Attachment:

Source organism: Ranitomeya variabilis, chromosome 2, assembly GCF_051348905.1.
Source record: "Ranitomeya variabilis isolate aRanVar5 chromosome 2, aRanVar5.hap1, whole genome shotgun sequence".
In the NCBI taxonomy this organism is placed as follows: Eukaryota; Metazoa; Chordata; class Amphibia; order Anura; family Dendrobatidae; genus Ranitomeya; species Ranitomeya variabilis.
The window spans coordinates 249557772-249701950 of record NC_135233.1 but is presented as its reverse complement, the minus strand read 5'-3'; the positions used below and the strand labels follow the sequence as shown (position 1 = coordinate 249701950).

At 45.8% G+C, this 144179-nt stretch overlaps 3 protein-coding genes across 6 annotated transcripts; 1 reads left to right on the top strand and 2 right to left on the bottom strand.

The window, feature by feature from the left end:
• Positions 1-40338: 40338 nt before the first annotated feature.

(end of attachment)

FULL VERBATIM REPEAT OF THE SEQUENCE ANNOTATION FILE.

Source organism: Ranitomeya variabilis, chromosome 2, assembly GCF_051348905.1.
Source record: "Ranitomeya variabilis isolate aRanVar5 chromosome 2, aRanVar5.hap1, whole genome shotgun sequence".
In the NCBI taxonomy this organism is placed as follows: Eukaryota; Metazoa; Chordata; class Amphibia; order Anura; family Dendrobatidae; genus Ranitomeya; species Ranitomeya variabilis.
The window spans coordinates 249557772-249701950 of record NC_135233.1 but is presented as its reverse complement, the minus strand read 5'-3'; the positions used below and the strand labels follow the sequence as shown (position 1 = coordinate 249701950).

At 45.8% G+C, this 144179-nt stretch overlaps 3 protein-coding genes across 6 annotated transcripts; 1 reads left to right on the top strand and 2 right to left on the bottom strand.

The window, feature by feature from the left end:
• Positions 1-40338: 40338 nt before the first annotated feature.